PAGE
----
Ah, documentaries. Underappreciated works of art, often forgotten about by audiences – the middle child of cinema, if you will.
Every once in a while, there is a documentary so moving and so profound that we can’t ignore it. But what determines which films these are? What makes a documentary good? Well, that’s subjective. People have different interests and will be more attracted to a documentary on a topic that they like than an award-winning documentary on another subject.
What is a documentary?
There are some common themes, however, that make a documentary intriguing and cinematic, and not just a bunch of photos and videos haphazardly cut together.
But before we start breaking this down, we should first define what a documentary is.
According to Merriam-Webster, a documentary film is a presentation expressing or dealing with factual events. This description oftentimes causes the broader moviegoing audience to turn up their nose at these films, because they don’t necessarily want to go to history class when they enter a theater.
Stories about real people and events can be fascinating though, and just as exciting as a narrative fiction film. After all, a documentary film is still a narrative film with a plot and characters, it’s just that the subject matter happens to be true, and therefore the story is presented differently.
Unfortunately, I also contribute to this lack of attention paid to documentary films, having not seen very many in my young lifetime, at least, not outside my history class. But there have been a few that struck me. These films surprised me, they moved me, and yes, they taught me something – and I enjoyed it.
One of the First
We all know the great and powerful PBS has been making educational programming since its founding, and they do in fact have some pretty well-made documentaries.
“Eyes on the Prize” is a 14-part documentary series that chronicles both the major events of the American Civil Rights Movement from 1954 to 1965, and the “racial crossroads” America faced from 1965 to 1983, after the passage of the Voting Rights Act of 1965 was passed, and most considered the movement to be over.
The series is named after a folk song that became popular during the Civil Rights Movement, “Keep Your Eyes on the Prize.” It uses archival footage, still photography, and interviews with participants and opponents of the movement to tell viewers the story.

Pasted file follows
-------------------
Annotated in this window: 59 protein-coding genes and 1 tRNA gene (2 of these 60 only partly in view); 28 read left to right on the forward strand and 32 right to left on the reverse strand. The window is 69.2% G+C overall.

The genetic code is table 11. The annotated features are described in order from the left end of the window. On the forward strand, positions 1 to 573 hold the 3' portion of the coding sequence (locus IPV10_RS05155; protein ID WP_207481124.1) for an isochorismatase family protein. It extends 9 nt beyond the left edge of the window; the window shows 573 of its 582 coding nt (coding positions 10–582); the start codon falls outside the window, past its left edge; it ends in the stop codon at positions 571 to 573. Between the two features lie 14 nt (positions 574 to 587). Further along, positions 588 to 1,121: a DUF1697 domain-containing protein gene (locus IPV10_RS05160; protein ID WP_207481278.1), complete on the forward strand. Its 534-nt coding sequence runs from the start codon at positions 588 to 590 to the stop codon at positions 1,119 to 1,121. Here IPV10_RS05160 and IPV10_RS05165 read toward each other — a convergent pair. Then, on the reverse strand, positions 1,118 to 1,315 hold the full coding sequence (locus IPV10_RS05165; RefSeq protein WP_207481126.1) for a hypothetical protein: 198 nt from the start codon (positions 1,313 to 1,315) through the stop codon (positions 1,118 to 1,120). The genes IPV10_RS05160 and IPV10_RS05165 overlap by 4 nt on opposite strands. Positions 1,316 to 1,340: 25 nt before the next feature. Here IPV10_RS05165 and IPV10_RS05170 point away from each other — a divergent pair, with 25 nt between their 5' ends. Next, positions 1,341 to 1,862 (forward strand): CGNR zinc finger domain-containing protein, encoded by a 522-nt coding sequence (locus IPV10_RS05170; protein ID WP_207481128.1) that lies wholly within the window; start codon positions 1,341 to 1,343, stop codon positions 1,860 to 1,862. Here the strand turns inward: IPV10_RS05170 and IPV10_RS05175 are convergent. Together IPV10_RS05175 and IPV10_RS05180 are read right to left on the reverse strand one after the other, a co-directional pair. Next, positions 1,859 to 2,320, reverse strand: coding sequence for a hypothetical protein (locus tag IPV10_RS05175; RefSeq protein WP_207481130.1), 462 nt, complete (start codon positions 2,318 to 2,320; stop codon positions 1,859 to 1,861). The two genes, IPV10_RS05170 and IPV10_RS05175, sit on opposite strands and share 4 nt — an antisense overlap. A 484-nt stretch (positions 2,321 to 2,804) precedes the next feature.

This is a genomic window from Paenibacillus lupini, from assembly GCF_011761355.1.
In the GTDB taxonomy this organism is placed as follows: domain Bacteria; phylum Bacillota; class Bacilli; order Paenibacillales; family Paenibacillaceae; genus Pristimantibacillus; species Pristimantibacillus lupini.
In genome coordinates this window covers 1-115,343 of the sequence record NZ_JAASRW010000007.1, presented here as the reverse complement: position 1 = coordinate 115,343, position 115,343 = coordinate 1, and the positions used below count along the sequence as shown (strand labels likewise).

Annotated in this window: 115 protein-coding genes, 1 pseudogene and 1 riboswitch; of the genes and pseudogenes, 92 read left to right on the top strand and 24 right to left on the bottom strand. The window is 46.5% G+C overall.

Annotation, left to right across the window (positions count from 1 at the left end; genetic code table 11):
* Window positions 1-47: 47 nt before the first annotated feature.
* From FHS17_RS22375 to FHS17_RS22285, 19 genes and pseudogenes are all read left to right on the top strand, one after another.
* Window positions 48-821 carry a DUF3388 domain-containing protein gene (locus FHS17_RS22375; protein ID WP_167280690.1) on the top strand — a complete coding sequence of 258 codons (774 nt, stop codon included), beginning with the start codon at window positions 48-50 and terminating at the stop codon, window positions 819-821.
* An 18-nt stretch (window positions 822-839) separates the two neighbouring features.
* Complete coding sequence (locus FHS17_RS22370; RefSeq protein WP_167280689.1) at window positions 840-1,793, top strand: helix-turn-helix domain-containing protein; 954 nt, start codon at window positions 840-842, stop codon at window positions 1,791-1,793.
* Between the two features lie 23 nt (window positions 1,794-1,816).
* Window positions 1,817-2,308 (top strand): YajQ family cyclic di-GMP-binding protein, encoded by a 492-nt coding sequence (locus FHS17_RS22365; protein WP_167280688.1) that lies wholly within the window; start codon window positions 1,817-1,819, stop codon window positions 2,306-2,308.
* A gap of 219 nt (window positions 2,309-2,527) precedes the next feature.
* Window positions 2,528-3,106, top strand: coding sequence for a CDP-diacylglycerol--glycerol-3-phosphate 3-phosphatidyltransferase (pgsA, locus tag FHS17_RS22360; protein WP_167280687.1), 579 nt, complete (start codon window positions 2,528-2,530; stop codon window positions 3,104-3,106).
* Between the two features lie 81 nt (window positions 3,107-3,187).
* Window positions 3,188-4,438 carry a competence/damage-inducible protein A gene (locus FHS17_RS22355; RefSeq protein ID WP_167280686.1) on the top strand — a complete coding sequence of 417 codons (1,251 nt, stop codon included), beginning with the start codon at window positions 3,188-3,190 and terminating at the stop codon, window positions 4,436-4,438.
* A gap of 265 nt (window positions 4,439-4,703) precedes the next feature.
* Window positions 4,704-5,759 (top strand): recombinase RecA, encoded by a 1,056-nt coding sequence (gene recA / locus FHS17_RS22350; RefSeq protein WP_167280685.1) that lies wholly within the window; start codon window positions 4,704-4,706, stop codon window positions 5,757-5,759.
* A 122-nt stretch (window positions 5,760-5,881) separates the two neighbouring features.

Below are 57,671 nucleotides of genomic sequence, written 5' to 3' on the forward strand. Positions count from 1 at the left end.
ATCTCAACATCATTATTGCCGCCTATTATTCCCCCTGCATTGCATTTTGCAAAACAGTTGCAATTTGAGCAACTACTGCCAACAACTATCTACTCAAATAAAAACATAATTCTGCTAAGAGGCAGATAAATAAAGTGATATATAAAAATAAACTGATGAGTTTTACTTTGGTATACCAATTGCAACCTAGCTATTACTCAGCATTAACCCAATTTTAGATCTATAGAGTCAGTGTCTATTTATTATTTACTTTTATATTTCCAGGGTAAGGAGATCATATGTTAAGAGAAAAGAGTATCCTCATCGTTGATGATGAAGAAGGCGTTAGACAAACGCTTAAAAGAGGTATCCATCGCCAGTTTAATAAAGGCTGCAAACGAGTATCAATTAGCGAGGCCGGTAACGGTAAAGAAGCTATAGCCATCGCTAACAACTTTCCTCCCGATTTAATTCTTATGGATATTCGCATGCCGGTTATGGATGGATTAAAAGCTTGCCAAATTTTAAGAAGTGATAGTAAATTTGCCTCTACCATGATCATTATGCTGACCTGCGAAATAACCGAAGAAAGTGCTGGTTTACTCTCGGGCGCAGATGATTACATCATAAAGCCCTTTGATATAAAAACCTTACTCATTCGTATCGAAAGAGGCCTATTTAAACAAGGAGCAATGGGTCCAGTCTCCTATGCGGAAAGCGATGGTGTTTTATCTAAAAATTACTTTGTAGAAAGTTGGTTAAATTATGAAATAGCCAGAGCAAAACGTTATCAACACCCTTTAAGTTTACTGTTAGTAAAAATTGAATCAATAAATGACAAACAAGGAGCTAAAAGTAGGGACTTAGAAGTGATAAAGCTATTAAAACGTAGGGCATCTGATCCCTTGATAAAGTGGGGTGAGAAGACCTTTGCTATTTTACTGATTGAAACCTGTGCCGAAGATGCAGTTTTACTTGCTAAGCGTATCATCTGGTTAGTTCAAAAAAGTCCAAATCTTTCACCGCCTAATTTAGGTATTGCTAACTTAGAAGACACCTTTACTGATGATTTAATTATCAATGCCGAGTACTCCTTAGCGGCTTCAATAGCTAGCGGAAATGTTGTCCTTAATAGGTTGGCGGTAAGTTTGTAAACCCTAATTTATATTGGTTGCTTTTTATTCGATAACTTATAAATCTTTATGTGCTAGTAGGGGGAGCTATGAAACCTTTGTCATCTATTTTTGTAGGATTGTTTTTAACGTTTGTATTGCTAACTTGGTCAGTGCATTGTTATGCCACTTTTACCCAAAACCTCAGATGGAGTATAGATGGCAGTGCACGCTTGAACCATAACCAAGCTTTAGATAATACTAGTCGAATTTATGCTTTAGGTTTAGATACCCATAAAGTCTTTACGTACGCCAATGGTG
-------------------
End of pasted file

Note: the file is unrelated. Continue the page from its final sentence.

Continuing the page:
It’s a topic a lot of people study in school – most people know about the Civil Rights Movement, and why it was important, but there aren’t as many who have really taken their time with the subject matter, and looked at the significance of every march, protest, speech, or riot. I was lucky enough to study the Civil Rights Movement extensively in school, but “Eyes on the Prize” serves as an important reminder of everything the participants were fighting for.
Another PBS docu–series I stumbled upon was called “The National Parks: America’s Best Idea,” co-produced by one of the most well-known documentary filmmakers of all time, Ken Burns. Much like the Civil Rights Movement, many Americans are familiar with the National Parks, but don’t really know how they came to be and the history behind them.
The series is beautifully shot, with sweeping views of the parks, and brings in experts from all different fields to speak on the impact of the National Parks. It seemed as though a person from nearly every walk of life had something to say, and held a deep admiration and appreciation for these breathtaking parts of nature.
I was particularly moved by the subplots – little stories within the story about certain people and how they interacted with the parks – stories of those who managed to survive the harsh wilderness, and those who thrived in it.
A third example I will point to is “Daughters of the Sexual Revolution: the untold story of the Dallas Cowboys Cheerleaders,” which, as its title suggests, is an untold story. As someone who has always seen cheerleading as a kind of anti-feminist activity that only worked to perpetuate female stereotypes, I was amazed at the story of Suzanne Mitchell, the original cheerleaders’ fearless leader and matriarch. I learned just how powerful, brave, athletic, and hardworking these women were, and I truly see the sport in a different light now.
So, what makes a documentary worthwhile?
Here are my main takeaways: it’s important to have a variety of perspectives on the subject, whether that subject is a person, place, or event. A mix of personal and professional anecdotes can be deeply moving and help the viewer understand why people thought the way they did.
It also helps when the filmmaker identifies the central narrative or theme of the film, especially if it’s about a person. Making a connection between each event or perspective can make a documentary feel like more of a story than a lesson, and that’s the whole point of filmmaking, no matter what format – to tell a story.
Ultimately, what documentaries should do is open the public’s eyes to stories that are overlooked, or better yet, examine something everyone thinks they know about, and then they change the angle at which they look at it. When done right, telling these true stories can change someone’s mind, or have a real impact on the world.